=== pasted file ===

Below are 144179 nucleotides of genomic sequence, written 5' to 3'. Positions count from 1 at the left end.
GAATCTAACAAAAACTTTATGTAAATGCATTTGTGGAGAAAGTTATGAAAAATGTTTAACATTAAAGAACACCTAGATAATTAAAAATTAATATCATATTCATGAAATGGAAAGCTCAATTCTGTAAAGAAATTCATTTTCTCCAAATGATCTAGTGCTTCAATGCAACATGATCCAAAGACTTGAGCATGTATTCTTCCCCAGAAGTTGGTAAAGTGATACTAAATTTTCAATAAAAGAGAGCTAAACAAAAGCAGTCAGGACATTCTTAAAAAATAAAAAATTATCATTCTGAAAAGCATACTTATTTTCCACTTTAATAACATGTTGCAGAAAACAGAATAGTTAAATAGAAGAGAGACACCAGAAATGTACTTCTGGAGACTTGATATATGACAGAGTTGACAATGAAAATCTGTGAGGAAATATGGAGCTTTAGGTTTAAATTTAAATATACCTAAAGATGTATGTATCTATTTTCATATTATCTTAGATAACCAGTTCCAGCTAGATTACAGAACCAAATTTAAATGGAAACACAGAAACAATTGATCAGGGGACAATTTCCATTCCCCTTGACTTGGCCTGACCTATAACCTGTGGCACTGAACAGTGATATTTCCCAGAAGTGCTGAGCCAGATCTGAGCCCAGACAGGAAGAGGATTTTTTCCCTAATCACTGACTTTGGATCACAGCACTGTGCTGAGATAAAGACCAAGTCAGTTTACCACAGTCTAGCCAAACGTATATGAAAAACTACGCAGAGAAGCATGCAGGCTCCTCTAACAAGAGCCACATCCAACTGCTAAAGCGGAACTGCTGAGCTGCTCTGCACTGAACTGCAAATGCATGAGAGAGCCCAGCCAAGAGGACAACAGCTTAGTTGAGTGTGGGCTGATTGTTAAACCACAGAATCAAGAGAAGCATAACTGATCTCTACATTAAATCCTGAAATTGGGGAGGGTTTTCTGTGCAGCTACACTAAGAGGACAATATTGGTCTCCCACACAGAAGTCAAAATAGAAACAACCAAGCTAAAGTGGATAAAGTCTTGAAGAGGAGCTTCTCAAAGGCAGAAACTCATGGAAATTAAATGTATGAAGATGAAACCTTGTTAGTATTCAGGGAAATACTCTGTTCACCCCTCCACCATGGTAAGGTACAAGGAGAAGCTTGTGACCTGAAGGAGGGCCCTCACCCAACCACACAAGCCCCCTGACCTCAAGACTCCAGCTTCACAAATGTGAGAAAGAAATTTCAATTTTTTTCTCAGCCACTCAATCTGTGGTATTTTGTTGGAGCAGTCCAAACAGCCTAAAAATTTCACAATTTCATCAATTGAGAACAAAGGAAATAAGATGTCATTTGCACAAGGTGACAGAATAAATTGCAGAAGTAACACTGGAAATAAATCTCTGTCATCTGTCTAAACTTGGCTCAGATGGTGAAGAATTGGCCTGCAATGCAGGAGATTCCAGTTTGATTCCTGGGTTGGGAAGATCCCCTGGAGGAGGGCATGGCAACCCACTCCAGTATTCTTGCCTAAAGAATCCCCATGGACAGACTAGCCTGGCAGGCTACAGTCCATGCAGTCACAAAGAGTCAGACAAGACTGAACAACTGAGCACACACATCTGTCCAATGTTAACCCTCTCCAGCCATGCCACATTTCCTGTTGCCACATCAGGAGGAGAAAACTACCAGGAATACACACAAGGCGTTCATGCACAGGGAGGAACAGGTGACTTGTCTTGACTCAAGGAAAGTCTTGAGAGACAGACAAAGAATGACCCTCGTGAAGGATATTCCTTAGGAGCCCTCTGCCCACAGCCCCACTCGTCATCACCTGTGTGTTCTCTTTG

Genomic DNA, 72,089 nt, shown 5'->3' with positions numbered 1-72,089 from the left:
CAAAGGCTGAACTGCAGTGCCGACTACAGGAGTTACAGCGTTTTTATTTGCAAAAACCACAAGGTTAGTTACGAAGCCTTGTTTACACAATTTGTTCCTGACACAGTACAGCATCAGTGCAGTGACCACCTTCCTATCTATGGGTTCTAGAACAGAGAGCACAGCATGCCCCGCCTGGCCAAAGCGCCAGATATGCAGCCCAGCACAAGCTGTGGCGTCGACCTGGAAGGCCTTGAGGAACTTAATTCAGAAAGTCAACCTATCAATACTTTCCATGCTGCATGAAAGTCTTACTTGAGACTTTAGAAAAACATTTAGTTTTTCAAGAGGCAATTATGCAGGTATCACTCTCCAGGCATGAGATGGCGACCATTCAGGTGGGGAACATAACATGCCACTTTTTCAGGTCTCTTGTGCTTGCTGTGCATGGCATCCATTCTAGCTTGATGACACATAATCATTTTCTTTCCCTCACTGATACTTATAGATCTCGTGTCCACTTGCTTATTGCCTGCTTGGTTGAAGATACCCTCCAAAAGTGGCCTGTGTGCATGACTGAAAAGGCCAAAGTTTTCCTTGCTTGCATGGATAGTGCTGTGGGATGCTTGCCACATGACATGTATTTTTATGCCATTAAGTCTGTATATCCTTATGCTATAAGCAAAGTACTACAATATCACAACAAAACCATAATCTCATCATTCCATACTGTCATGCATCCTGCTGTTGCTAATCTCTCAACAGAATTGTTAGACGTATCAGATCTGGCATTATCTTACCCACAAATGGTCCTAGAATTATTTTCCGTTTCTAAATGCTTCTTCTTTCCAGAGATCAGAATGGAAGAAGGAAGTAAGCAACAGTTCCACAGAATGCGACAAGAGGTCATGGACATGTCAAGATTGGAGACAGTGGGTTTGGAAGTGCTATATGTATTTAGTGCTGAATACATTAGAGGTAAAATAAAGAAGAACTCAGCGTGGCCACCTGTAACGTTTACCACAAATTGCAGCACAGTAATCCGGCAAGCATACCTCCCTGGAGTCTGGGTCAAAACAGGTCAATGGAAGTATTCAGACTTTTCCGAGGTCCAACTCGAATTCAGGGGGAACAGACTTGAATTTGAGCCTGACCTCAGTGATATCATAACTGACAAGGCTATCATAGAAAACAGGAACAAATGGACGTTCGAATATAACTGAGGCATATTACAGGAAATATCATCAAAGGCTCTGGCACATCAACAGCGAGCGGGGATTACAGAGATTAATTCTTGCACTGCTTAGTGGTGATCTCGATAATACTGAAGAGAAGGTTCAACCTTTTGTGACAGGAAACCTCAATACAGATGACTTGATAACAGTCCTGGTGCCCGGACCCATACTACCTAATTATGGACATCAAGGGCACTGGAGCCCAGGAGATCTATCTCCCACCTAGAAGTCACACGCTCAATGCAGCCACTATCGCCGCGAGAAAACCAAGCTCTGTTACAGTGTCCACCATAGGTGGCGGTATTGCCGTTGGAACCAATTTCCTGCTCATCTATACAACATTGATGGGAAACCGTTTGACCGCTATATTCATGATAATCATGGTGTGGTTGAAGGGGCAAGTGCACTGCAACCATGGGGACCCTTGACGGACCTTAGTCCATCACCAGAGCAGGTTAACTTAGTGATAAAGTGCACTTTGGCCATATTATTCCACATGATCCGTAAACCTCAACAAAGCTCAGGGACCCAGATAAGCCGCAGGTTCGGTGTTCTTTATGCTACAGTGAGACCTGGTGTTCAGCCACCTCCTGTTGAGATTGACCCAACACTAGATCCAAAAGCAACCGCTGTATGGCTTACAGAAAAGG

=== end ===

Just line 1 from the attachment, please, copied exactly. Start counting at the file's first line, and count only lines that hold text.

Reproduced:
Below are 144179 nucleotides of genomic sequence, written 5' to 3'. Positions count from 1 at the left end.